The gardens proper, which originally contained only about II acres, were subsequently increased to 75 acres, and the pleasure grounds or arboretum adjoining extend to 270 acres.
Professor Bayley Balfour, F.R.S., the Regius Keeper of the Royal Botanic Garden in Edinburgh, has described an arboretum as a living collection of species and varieties of trees and shrubs arranged after some definite method - it may be properties, or uses, or some other principle - but usually after that of natural likeness.
By common consent the arboretum in the Royal Botanical Gardens at Kew is one of the finest in the world.
Including the arboretum, their total area did not then exceed 1 i acres.
In the United States the Arnold Arboretum at Boston ranks with Kew for size and completeness.
To the north of the Water of Leith lie Inverleith Park, the Arboretum and the Royal Botanical Garden.
According to another point of view, an arboretum should be constructed with regard to picturesque beauty rather than systematically, although it is admitted that for scientific purposes a systematic arrangement is a sine qua non.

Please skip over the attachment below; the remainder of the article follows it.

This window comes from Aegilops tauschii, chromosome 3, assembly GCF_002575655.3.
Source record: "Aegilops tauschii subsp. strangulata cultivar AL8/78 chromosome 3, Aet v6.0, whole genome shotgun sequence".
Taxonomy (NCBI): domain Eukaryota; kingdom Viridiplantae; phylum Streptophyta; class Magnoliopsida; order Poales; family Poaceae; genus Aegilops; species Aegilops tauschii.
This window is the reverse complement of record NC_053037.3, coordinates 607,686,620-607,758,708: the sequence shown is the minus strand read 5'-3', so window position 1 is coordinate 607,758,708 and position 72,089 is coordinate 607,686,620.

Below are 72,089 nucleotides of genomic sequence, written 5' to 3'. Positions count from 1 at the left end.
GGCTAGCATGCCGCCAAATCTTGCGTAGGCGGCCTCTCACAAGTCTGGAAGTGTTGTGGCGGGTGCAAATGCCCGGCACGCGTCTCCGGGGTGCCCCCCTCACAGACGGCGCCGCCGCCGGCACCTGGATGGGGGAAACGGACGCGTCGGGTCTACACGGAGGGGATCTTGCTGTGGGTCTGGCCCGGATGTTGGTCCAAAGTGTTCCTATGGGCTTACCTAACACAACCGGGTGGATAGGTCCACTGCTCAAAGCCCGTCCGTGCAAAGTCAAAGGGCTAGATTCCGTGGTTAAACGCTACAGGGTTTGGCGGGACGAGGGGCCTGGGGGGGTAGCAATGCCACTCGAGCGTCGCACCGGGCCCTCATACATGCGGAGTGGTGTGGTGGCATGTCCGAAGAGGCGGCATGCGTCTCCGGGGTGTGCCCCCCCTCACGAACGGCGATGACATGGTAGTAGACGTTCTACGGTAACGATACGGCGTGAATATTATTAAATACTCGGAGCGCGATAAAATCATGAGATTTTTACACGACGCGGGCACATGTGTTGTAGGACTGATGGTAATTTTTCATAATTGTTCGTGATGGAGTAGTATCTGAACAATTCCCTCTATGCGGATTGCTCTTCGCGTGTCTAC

Recreation grounds include a picturesque arboretum, Reed's Wood and Palpey Park.
There is a fine arboretum in the botanical gardens at Ottawa, in Canada (65 acres).
It was the birthplace of John Claudius London (1783-1843), the landscape gardener and writer on horticulture, whose Arboretum et Fruticetum Britannicum still ranks as an authority.
In this more general respect, an arboretum or woodland affords shelter, improves local climate, renovates bad soils, conceals objects unpleasing to the eye, heightens the effect of what is agreeable and graceful, and adds value, artistic and other, to the landscape.
Having served his apprenticeship as gardener from the age of fifteen, and himself constructed a large lake when gardener to Battlesden in 1821, he was in 1823 employed in the arboretum at Chiswick, the seat of the duke of Devonshire, and eventually became superintendent of the duke's gardens and grounds at Chatsworth, and manager of his Derbyshire estates.
ARBORETUM, the name given to that part of a garden or park which is reserved for the growth and display of trees.